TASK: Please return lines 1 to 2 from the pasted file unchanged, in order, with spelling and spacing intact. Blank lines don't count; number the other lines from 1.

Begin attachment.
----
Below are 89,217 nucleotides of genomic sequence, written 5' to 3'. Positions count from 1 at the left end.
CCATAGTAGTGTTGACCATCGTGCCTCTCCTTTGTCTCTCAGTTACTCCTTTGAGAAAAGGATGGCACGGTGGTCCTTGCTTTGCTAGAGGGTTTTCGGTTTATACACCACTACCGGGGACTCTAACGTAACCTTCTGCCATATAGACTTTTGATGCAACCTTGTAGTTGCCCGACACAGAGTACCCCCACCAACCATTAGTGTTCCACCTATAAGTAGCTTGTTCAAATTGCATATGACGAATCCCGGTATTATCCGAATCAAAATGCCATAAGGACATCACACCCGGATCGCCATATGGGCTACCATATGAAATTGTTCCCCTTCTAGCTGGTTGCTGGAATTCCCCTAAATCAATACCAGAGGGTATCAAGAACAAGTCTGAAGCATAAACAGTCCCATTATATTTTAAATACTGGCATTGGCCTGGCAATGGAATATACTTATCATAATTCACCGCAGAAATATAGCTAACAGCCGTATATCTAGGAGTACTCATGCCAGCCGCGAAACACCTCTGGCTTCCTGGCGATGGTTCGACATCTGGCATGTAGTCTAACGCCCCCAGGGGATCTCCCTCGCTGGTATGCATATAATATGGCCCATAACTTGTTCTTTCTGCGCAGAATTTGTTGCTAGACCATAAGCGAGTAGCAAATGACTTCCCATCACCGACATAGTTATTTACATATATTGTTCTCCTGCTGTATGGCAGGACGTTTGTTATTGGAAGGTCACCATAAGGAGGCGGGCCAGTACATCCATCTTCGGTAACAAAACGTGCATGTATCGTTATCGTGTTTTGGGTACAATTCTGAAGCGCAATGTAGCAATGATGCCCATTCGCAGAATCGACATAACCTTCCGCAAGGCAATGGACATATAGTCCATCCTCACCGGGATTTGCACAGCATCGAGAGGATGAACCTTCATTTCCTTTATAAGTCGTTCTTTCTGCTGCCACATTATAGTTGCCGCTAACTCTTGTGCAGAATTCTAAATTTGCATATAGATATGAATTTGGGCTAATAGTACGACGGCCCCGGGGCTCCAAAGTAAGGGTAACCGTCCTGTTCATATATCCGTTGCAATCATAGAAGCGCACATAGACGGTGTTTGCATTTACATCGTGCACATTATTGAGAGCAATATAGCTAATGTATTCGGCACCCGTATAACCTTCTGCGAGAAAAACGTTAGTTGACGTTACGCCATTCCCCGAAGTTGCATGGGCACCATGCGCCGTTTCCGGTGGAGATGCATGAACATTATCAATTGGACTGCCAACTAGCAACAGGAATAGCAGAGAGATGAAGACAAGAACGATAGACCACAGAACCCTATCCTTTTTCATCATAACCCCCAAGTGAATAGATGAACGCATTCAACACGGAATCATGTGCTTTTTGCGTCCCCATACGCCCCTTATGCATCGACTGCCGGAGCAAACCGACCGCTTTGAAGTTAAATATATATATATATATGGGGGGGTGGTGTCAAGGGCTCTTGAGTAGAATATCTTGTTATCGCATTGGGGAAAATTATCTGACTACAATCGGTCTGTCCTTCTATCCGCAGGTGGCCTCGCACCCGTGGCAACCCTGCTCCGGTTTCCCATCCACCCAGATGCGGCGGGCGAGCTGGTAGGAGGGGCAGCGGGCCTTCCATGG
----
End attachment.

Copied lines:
Below are 89,217 nucleotides of genomic sequence, written 5' to 3'. Positions count from 1 at the left end.
CCATAGTAGTGTTGACCATCGTGCCTCTCCTTTGTCTCTCAGTTACTCCTTTGAGAAAAGGATGGCACGGTGGTCCTTGCTTTGCTAGAGGGTTTTCGGTTTATACACCACTACCGGGGACTCTAACGTAACCTTCTGCCATATAGACTTTTGATGCAACCTTGTAGTTGCCCGACACAGAGTACCCCCACCAACCATTAGTGTTCCACCTATAAGTAGCTTGTTCAAATTGCATATGACGAATCCCGGTATTATCCGAATCAAAATGCCATAAGGACATCACACCCGGATCGCCATATGGGCTACCATATGAAATTGTTCCCCTTCTAGCTGGTTGCTGGAATTCCCCTAAATCAATACCAGAGGGTATCAAGAACAAGTCTGAAGCATAAACAGTCCCATTATATTTTAAATACTGGCATTGGCCTGGCAATGGAATATACTTATCATAATTCACCGCAGAAATATAGCTAACAGCCGTATATCTAGGAGTACTCATGCCAGCCGCGAAACACCTCTGGCTTCCTGGCGATGGTTCGACATCTGGCATGTAGTCTAACGCCCCCAGGGGATCTCCCTCGCTGGTATGCATATAATATGGCCCATAACTTGTTCTTTCTGCGCAGAATTTGTTGCTAGACCATAAGCGAGTAGCAAATGACTTCCCATCACCGACATAGTTATTTACATATATTGTTCTCCTGCTGTATGGCAGGACGTTTGTTATTGGAAGGTCACCATAAGGAGGCGGGCCAGTACATCCATCTTCGGTAACAAAACGTGCATGTATCGTTATCGTGTTTTGGGTACAATTCTGAAGCGCAATGTAGCAATGATGCCCATTCGCAGAATCGACATAACCTTCCGCAAGGCAATGGACATATAGTCCATCCTCACCGGGATTTGCACAGCATCGAGAGGATGAACCTTCATTTCCTTTATAAGTCGTTCTTTCTGCTGCCACATTATAGTTGCCGCTAACTCTTGTGCAGAATTCTAAATTTGCATATAGATATGAATTTGGGCTAATAGTACGACGGCCCCGGGGCTCCAAAGTAAGGGTAACCGTCCTGTTCATATATCCGTTGCAATCATAGAAGCGCACATAGACGGTGTTTGCATTTACATCGTGCACATTATTGAGAGCAATATAGCTAATGTATTCGGCACCCGTATAACCTTCTGCGAGAAAAACGTTAGTTGACGTTACGCCATTCCCCGAAGTTGCATGGGCACCATGCGCCGTTTCCGGTGGAGATGCATGAACATTATCAATTGGACTGCCAACTAGCAACAGGAATAGCAGAGAGATGAAGACAAGAACGATAGACCACAGAACCCTATCCTTTTTCATCATAACCCCCAAGTGAATAGATGAACGCATTCAACACGGAATCATGTGCTTTTTGCGTCCCCATACGCCCCTTATGCATCGACTGCCGGAGCAAACCGACCGCTTTGAAGTTAAATATATATATATATATGGGGGGGTGGTGTCAAGGGCTCTTGAGTAGAATATCTTGTTATCGCATTGGGGAAAATTATCTGACTACAATCGGTCTGTCCTTCTATCCGCAGGTGGCCTCGCACCCGTGGCAACCCTGCTCCGGTTTCCCATCCACCCAGATGCGGCGGGCGAGCTGGTAGGAGGGGCAGCGGGCCTTCCATGG